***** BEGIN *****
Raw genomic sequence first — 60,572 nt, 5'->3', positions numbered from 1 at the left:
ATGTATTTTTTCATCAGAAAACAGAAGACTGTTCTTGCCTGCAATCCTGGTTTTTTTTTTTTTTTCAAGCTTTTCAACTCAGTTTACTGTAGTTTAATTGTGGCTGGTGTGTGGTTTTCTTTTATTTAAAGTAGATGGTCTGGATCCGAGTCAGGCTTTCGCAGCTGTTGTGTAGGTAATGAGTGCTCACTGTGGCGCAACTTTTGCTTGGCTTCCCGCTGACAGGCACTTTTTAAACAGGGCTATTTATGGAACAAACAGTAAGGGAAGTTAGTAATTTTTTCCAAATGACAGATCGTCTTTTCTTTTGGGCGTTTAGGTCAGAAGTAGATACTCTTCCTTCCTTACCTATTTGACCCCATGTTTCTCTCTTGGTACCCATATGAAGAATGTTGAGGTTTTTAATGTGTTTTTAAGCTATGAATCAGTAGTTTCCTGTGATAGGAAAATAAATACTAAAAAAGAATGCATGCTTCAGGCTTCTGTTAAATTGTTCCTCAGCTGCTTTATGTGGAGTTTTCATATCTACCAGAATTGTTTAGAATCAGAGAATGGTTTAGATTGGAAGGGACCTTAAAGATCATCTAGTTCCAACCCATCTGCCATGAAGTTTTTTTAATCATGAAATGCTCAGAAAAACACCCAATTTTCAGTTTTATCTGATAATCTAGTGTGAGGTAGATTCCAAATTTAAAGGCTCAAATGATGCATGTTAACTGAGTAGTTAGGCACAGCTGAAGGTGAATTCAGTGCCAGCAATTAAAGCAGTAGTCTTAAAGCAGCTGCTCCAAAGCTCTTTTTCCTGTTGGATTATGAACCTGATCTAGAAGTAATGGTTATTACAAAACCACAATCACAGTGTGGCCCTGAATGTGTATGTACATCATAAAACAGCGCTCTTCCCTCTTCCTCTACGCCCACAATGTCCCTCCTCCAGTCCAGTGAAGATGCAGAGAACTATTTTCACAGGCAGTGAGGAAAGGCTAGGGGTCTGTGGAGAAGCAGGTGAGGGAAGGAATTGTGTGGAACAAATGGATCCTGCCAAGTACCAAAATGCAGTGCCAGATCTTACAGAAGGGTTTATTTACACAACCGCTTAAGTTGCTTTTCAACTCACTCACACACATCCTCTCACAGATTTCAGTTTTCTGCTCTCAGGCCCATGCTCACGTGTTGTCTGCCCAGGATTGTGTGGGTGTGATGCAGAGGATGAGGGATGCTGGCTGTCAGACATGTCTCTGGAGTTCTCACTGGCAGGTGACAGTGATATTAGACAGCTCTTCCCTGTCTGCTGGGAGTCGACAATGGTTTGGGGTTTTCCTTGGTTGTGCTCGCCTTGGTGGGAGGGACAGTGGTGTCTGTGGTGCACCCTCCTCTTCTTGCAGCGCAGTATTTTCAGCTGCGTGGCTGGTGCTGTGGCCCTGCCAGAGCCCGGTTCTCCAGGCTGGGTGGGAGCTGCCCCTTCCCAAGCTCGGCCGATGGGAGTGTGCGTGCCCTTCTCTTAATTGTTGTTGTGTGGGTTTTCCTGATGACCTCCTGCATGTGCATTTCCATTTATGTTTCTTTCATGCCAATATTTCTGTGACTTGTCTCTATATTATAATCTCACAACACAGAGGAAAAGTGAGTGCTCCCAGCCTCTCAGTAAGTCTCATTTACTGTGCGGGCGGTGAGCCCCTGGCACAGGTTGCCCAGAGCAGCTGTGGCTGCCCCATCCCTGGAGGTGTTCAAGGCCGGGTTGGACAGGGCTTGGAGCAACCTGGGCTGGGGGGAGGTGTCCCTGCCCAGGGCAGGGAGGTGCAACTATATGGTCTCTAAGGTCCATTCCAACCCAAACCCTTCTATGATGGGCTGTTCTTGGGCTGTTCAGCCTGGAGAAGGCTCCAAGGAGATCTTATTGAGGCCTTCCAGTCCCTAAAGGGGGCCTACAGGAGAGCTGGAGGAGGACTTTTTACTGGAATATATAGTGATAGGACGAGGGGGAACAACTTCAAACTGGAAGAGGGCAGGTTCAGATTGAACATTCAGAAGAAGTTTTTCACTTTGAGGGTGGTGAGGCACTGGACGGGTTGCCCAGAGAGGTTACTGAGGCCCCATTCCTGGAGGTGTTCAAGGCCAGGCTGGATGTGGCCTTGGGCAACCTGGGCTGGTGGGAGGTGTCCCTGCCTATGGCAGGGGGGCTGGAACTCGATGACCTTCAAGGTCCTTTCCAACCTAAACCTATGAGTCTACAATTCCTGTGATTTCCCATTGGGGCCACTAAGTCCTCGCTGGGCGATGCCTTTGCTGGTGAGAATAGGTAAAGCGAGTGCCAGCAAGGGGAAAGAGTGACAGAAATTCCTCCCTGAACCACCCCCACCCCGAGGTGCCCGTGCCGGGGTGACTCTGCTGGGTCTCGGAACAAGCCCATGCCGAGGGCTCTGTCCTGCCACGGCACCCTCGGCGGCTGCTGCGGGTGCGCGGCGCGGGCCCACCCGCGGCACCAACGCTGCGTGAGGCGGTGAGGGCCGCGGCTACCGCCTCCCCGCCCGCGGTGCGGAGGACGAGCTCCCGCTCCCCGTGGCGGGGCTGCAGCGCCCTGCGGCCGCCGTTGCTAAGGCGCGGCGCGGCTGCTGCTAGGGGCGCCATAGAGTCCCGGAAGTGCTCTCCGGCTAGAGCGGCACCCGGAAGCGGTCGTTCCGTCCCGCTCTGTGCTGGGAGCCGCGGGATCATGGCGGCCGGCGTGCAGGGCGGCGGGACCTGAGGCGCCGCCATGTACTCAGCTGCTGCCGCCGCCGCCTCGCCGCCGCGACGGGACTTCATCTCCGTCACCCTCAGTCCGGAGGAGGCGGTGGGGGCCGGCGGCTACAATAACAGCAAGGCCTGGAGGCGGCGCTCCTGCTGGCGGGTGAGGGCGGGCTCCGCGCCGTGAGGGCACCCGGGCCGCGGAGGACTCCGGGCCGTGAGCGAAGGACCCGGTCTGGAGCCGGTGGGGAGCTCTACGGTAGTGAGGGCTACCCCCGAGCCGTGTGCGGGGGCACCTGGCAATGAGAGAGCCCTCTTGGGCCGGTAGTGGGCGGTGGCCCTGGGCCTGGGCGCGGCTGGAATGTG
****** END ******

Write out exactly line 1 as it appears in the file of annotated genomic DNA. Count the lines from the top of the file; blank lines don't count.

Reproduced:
Raw genomic sequence first — 60,572 nt, 5'->3', positions numbered from 1 at the left: